When Dan Taylor first proposed Comics News Authority as a remedy to the dip in modern comics journalism, he said there were two things he definitively didn’t want on the site: comments and forums. It’s understandable; in the Internet age, the civility and quality of discourse has descended into trolling, flame wars, and ad hominem attacks. Negativity reigns. So what is a comics site to do?”What about an olde style letter column?” I asked, making certain to put the E in “olde.”
“Get me five hundred words by Wednesday,” he said.
“You got it, chief.”
“Don’t…” Well, you know.
Letter columns in comics became standard in the 1960s as a result of fans writing longer, more detailed letters about the stories they had read. While many were focused on kids, the budding fandom community seized upon the letter columns as a way to connect with each other. Readers could ask questions about the stories (and point out mistakes!) as well as give feedback on the writing and art. When I was growing up, I could read letter columns to piece out story elements from issues I had missed. They also gave the editors a chance to tease us with upcoming events (this in the day before the next three months were already mapped out by PREVIEWS.) Editors would ask us for opinions and costume designs and leadership votes. They gave us more to read when the story was over but we weren’t satisfied.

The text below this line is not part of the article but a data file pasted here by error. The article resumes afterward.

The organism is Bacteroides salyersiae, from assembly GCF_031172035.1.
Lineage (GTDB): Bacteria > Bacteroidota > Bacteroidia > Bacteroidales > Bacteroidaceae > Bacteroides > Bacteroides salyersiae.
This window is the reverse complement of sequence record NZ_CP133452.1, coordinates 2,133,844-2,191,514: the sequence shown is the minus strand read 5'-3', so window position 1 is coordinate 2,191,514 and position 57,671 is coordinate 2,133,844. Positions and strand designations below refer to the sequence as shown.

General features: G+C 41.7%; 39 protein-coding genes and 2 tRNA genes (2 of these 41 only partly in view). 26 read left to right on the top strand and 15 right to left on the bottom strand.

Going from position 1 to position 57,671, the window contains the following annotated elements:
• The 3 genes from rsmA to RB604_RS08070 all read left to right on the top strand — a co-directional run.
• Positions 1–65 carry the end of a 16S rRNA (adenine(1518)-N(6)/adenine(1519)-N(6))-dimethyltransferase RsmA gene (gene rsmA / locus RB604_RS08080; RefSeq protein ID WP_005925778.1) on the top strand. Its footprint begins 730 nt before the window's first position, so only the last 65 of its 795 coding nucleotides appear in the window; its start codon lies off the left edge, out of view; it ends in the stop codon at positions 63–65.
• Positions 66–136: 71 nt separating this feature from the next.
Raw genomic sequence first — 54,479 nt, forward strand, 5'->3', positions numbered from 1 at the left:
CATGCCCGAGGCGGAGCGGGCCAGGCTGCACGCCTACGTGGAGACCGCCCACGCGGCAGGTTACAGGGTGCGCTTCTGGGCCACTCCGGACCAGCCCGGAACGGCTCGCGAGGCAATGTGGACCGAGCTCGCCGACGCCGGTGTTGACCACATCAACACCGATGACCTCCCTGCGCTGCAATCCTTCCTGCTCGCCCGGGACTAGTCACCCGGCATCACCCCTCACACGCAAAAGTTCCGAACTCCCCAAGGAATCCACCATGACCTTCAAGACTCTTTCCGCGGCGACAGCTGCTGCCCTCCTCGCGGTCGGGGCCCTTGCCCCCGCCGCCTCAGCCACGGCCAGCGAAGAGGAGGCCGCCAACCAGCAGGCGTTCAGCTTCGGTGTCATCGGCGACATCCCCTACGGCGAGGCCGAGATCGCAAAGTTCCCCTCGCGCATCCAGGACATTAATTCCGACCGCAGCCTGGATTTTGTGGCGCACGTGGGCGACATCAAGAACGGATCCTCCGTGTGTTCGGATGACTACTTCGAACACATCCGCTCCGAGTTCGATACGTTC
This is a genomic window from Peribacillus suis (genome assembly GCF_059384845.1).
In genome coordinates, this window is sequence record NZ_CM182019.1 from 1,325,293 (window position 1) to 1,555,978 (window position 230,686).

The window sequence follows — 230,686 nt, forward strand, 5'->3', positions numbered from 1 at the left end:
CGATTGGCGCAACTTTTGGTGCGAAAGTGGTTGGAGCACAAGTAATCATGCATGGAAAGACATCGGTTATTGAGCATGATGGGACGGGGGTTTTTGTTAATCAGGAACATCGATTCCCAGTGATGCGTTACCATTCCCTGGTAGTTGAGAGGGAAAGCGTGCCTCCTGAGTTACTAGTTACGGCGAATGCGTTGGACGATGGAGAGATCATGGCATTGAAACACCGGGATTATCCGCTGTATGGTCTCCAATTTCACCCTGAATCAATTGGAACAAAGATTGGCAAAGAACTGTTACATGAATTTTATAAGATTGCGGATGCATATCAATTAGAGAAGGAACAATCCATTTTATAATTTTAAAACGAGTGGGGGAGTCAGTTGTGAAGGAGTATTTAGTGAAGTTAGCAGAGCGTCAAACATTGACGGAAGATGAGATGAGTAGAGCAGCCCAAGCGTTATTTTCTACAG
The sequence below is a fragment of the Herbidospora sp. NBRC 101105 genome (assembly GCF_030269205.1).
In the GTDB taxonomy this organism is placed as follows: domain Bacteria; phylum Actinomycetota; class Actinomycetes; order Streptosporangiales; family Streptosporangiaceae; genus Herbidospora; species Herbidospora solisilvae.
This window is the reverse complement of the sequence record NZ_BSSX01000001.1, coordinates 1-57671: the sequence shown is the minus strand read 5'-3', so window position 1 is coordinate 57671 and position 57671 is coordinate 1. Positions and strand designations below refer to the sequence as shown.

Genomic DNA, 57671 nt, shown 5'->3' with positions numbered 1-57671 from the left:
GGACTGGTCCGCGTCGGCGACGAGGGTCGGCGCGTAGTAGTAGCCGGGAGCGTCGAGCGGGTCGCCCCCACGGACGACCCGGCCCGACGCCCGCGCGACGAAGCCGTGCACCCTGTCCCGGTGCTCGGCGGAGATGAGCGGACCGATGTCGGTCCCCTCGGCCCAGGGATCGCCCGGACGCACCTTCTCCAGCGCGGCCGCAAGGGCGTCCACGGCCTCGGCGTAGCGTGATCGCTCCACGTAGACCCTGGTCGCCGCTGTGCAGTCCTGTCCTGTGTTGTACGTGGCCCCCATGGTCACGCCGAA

Nowadays, letter columns aren’t as prevalent as they once were, but they’ve taken on a new role. Now creators use them as a forum to share recommendations, music, and personal anecdotes. Backmatter (the fancy newfangled word for text pages) have gone from being an afterthought to a place for expanded storytelling, related articles and much more. A comic creator’s vision can be extended beyond the comic panel into discussions of theme,
But wait, I hear you ask, why would we need an old fashioned letter column when we have all the social media and creator twitter feeds, giving us all of that at an instant’s click?
A curated letter column offers several advantages to the wild free-for-all of comment threads and forums. For one, it offers a more civilized conversation, eschewing the chaos of unlimited commentary for a focused theme. A letter column can have personality, reflecting the style of a series’ creator, even answering messages in character. It can reward thought-out ideas and act as a salon for comic scholarship. Dialogue can evolve into community.
Now, as a comics news site, we’re not in the business of putting out comics–rather, we’re here to report on them. However, we still want to hear from you… it’s important that the communication goes two ways. We want to hear what you think about comics, what you remember, what you envision. Got a theory about something? Tell us. A bone to pick? Let us know. A tangent we can run off on? Do you have a big numbered list of questions? We love those!
So please… take a few minutes and compose us a letter. We never hear from you anymore and your mom worries.
Letters to the Comic News Authority Letter Column should be sent to authorizedmail@comicsnewsauthority.